2015 Sepang World Superbike Race Two Results: Sepang Surprises, No Rain Just Exciting Racing

With the first two races today being exciting ones, the third race didn't need to be exciting for this year to be better than last year. But it was.

Max Biaggi lunged for the lead at turn one but went wide. Chaz Davies took the gap and the lead and was followed through by Sylvain Guintoli, but as they exited the turn, Guintoli pushed Max Biaggi who hit Tom Sykes. Biaggi crashed out while Sykes recovered in seventeenth place. Alex Lowes managed to avoid the mess and ended up behind Sykes with a long battle ahead.

Jonathan Rea took second place from Sylvain Guintoli with Jordi Torres and Michael van der Mark taking fourth then fifth place from Leon Haslam. Unlike race one, Rea couldn't keep up with Davies and the gap to first place grew by a few tenths a lap. Torres took third off Guintoli into lap three while Sykes scythed through the slower riders to eleventh place.

Five laps in, with Davies over a second ahead of Rea, and Tom Sykes recovering to eight place, the chances of Rea winning the title this weekend were diminishing. He needed to finish ahead of Davies and eleven points ahead of Sykes. A lap later, Rea now two seconds behind Davies as Tom Sykes took seventh place, the chances were slipping away.

Then, Tom Sykes lost front grip at turn five and dropped his bike. He recovered in nineteenth place and would have it all to do again. Rea's luck changed dramatically.

Chaz Davies, however, had different plans. At half race distance, Davies had a two and a half second lead over Rea, himself around a second and a half ahead of Jordi Torres. Torres in third had built a cushion of over four seconds from Sylvain Guintoli in fourth and looked to be set to match his best ever result in the championship, closer to the leaders than he'd ever been.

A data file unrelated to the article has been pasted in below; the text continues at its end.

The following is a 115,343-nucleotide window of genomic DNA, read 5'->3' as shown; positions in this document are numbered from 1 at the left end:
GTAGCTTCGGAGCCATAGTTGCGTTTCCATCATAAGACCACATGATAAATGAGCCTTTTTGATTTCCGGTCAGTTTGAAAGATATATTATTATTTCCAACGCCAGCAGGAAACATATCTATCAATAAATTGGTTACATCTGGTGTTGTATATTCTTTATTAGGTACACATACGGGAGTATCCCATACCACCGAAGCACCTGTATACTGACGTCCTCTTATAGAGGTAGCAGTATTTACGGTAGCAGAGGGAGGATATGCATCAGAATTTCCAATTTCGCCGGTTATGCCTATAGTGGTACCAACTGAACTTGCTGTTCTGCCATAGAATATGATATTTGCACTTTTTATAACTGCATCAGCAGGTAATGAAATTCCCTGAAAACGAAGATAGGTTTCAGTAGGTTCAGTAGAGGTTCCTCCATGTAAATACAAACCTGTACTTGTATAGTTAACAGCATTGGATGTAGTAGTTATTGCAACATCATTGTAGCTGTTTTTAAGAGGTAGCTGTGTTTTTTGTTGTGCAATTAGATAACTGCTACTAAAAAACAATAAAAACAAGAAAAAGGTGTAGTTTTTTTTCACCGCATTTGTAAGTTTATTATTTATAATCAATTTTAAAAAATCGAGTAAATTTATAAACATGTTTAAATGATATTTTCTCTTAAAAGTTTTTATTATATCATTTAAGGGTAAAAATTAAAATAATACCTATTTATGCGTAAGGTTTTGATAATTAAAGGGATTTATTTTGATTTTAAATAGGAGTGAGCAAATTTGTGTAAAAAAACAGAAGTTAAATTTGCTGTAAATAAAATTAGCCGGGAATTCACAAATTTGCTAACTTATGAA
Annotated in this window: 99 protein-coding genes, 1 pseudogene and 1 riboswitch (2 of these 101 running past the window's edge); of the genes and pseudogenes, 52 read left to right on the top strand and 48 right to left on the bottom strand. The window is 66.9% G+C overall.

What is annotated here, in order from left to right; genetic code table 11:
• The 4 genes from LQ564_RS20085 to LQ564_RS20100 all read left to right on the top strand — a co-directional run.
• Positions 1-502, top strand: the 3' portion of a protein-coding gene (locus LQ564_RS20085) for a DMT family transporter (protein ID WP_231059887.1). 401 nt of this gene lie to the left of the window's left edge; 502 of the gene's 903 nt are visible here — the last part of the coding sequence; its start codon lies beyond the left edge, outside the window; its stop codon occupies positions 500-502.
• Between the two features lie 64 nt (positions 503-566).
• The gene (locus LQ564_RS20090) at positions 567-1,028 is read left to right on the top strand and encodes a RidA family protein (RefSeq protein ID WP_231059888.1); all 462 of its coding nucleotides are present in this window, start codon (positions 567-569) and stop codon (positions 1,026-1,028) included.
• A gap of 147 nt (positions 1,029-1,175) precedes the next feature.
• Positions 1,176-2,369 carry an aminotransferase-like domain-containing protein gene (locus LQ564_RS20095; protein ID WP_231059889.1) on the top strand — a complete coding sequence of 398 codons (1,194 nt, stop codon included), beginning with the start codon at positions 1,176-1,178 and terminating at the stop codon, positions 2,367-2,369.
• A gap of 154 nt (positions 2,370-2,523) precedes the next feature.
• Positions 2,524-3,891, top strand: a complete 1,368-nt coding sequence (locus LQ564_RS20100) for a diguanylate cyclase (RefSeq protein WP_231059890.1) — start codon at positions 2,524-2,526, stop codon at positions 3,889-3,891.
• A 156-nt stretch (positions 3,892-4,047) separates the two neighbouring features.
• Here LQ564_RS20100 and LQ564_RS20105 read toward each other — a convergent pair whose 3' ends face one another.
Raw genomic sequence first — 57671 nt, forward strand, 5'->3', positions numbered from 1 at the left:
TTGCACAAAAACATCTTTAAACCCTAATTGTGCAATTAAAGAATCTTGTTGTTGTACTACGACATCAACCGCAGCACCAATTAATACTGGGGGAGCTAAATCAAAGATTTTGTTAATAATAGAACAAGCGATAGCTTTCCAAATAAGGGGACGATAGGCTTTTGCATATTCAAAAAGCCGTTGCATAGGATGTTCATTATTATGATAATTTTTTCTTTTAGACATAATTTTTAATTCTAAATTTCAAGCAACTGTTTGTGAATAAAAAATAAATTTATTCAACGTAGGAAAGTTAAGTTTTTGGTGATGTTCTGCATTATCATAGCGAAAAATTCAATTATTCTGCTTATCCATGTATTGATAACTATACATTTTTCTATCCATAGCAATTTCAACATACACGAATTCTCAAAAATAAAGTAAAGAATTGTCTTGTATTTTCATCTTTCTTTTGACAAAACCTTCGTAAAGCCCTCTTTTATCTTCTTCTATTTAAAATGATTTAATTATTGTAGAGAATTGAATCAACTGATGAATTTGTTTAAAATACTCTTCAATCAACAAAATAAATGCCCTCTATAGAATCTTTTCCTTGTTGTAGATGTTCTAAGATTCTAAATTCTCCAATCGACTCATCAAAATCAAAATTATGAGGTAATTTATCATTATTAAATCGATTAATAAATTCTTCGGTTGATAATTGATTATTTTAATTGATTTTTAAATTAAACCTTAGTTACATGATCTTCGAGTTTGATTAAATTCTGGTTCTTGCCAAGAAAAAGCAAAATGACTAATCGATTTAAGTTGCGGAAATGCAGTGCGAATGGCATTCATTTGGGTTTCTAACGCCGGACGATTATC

As Tom Sykes caught Christophe Ponsson and passed him for fifteenth position and a point, Chaz Davies noticed his tyres dropping off, at the same time as in every test and race he'd done at this track. His pace dropped a little and Jonathan Rea in second place maintained his pace, his smoother style kinder on the tyres.

Rea had settled for second place, knowing that this would postpone his championship another seven weeks, in Jerez, Spain on the other side of the summer break, but then he saw the gap closing. His team pointed out the drop in Davies's pace and he decided to go for it. Even if he crashed out, with Sykes only due a point or two, he had enough of a points lead to have a go.

With two laps to go, Davies had a two and a half second lead. A lap later, that was halved. A sector later, half a second off, another sector, another half second. Rea passed Davies on the back straight and once again, it would come down to the last corner on the last lap.

Rea went in first, sideways but there was enough of a gap for Davies to be in front by a few inches at the apex.

The pair collided.

Both riders steeled themselves and charged for the corner exit, recovering from the impact immediately. Davies ahead, he drifted inwards on the outside of the exit of the corner, removing the faster line from Rea's list of options so Rea took to the pit lane entrance to widen his exit line, but it was not enough. Once more Chaz Davies made good use of the Ducati Panigale's new exhaust system and powered to the flag, winning by nine hundredths of a second, the exact same as the World Supersport was won by.

Chaz Davies won the race and took second place off Tom Sykes in the championship chase and, in doing so, held Jonathan Rea off from winning the title by six points. Jordi Torres in third finished just five seconds from Davies and, equalling his best result of the year, finished closer to victory than he'd ever been. Sylvain Guintoli and Michael van der Mark in fourth and fifth gave Honda their best race since Assen and Guintoli's best result of the year.

Results:

Pos No. Rider Bike Gap Best Lap Speed
1 7 C. DAVIES Ducati Panigale R   2'04.707 300,0
2 65 J. REA Kawasaki ZX-10R 0.091 2'04.730 303,4
3 81 J. TORRES Aprilia RSV4 RF 5.008 2'05.012 310,3
4 1 S. GUINTOLI Honda CBR1000RR SP 13.130 2'05.660 299,2